32 thoughts on “Why the Punitive Model of GMing Doesn’t Work

  1. I offer the kinder interpretation that it’s not that the author thinks its insightful so much as “Holy fuck, why do I have to explain this AGAIN”? I know I end up frequently struggling with the “Every year someone has been born who hasn’t seen the Flintstones” issue. And if there is one thing I can say with certainty, it’s that EVERY time I think that these “basics” are universal, I will be proven profoundly wrong by venturing even a little bit further afield than my usual circles.

    It’s tragic, but I genuinely dunno what the solution is.

  2. There needs to be a Cosmopolitan for baby gamers, with an editorial calendar that repeats on a 24 month cycle. Just drop in when you start, read the “Five tricks that will drive your GM wild” story, make it through to “Do you love stories that make sense? Take our quiz!” and drop back out when “Five tricks” cycles back around.

  3. Cosmopolitan for baby gamers, with an editorial calendar that repeats on a 24 month cycle. Just drop in when you start, read the “Five tricks that will drive your GM wild” story, make it through to “Do you love stories that make sense? Take our quiz!” and drop back out when “Five tricks” cycles back around.]]>

  4. Mythcreants doesn’t hit the mark 100% of the time for sure, but they do have some pretty good 101 level articles, and occasionally some fun “this is how airships would really affect your fantasy setting besides looking cool” kinda stuff.

  5. Everything old is new again in RPGS, otherwise the OSR would not exist.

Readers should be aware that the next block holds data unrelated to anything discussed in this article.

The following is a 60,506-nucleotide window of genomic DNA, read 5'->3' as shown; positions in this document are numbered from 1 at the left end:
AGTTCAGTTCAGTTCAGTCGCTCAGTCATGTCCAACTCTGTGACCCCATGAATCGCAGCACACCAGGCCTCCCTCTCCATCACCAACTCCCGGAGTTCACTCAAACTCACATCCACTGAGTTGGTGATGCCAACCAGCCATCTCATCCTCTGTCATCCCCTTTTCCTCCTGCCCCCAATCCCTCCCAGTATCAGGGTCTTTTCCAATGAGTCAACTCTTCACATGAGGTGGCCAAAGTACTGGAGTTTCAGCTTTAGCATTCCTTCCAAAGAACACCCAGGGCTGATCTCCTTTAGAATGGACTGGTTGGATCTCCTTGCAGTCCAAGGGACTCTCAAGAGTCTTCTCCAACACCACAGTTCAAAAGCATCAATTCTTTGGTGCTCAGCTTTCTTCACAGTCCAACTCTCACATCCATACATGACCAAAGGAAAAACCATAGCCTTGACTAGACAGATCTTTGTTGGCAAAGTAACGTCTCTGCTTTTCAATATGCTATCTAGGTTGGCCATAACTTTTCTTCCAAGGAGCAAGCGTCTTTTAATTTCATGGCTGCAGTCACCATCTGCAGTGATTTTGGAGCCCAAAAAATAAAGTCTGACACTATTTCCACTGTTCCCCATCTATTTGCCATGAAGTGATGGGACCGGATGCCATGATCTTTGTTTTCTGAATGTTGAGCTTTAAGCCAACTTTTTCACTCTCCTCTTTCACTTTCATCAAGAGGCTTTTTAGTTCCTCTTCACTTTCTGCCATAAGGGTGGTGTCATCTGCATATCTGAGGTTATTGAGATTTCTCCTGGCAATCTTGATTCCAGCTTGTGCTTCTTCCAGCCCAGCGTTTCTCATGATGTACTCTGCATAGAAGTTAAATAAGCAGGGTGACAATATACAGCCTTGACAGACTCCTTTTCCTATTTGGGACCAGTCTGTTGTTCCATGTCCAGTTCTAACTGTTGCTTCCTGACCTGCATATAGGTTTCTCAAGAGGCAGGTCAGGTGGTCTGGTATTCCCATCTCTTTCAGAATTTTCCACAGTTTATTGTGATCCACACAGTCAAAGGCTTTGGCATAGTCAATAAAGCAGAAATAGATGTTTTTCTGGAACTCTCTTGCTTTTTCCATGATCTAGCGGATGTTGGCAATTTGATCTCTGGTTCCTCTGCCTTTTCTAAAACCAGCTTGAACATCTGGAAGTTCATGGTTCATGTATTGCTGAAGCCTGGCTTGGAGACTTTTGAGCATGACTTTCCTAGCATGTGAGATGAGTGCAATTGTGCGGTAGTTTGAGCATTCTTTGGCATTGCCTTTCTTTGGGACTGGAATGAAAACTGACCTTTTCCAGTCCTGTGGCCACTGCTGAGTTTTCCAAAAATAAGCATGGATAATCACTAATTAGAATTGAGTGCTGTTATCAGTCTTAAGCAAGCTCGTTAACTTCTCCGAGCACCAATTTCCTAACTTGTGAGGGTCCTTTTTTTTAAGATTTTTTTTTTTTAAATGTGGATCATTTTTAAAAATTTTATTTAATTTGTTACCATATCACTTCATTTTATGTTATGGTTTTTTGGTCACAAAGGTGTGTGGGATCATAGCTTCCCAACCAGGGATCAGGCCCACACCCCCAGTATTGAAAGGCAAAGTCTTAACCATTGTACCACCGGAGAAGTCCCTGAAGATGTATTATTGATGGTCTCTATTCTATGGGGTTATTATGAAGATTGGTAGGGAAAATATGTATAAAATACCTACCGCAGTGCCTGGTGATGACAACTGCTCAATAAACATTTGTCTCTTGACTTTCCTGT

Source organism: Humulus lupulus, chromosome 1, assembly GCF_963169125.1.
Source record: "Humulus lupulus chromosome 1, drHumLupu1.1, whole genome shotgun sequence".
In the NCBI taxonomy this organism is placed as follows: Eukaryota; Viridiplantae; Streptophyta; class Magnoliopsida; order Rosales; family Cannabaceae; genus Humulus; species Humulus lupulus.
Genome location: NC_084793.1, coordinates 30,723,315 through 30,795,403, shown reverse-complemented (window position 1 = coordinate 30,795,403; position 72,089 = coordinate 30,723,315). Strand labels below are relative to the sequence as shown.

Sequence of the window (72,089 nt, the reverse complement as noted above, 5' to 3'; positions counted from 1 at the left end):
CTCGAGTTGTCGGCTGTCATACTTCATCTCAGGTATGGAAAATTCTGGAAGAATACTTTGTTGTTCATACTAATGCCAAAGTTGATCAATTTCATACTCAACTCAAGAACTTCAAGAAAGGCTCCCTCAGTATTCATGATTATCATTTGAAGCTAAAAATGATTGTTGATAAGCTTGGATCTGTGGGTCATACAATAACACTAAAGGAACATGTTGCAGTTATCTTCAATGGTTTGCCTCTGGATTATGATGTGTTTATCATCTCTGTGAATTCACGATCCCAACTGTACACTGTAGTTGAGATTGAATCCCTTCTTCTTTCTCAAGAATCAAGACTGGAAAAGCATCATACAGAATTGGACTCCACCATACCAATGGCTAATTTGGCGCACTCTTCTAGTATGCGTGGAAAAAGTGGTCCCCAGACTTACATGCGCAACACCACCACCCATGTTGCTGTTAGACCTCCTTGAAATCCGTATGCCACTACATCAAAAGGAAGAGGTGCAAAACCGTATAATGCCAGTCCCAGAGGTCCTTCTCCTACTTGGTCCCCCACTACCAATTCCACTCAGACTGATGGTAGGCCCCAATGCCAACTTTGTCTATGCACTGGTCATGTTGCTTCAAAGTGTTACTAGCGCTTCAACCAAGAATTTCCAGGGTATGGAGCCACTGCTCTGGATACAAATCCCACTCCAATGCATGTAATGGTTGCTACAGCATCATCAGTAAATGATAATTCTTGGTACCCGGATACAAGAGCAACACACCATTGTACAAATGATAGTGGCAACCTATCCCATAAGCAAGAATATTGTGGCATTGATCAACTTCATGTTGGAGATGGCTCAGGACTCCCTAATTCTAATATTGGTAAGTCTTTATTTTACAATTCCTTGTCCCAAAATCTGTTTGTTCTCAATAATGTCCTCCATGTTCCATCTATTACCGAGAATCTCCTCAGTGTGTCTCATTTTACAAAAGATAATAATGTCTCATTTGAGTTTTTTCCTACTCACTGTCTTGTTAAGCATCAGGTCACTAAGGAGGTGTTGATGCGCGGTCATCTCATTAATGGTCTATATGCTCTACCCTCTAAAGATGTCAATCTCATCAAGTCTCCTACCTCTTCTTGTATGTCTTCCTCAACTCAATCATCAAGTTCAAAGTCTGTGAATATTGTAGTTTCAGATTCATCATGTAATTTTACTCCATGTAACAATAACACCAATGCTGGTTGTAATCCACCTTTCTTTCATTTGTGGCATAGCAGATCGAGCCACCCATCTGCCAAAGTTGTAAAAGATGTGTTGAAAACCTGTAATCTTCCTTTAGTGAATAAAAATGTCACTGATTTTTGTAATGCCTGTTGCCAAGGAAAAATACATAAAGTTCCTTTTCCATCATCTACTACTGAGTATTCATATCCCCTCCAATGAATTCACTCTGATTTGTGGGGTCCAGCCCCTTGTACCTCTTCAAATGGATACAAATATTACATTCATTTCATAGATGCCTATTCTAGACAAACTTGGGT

There are always new GMs/DMs/etc who have had only a few experiences. There are always groups who have not played in 20 years and are picking things back up and don’t know things have changed….
    And there are always BAD GMs returning to the fold who think the goal is to torment the players, lead them thru a railroad and crash the train into a brick wall at the end to show that they are smarter than everyone else.

    And there are always bored players, annoyed players, players who would rather be elsewhere but came along because a spouse/significant other dragged them there, players who don’t understand the game is not a dating service, players who can’t take anything seriously, players who want to play the quiet loner who refuses to work with the group, payers who’s goal is get as many side solo runs as possible, players who think they should always have the Mary Sue/Bruce Wayne PC, players who think its all about the treasure and will do anything to steal it all, players who can’t handle defeat, players who just want to end up in party conflict, players who want to conquer the world, players who want to burn the world, etc.

  6. Some gamers are teenagers. They may not as yet have developed the required social skills. And a quick review of any D&D FB group will see a lot of advice that amounts to: player tries something crazy, kill their arse. No, really, people still dispense that ‘wisdom’.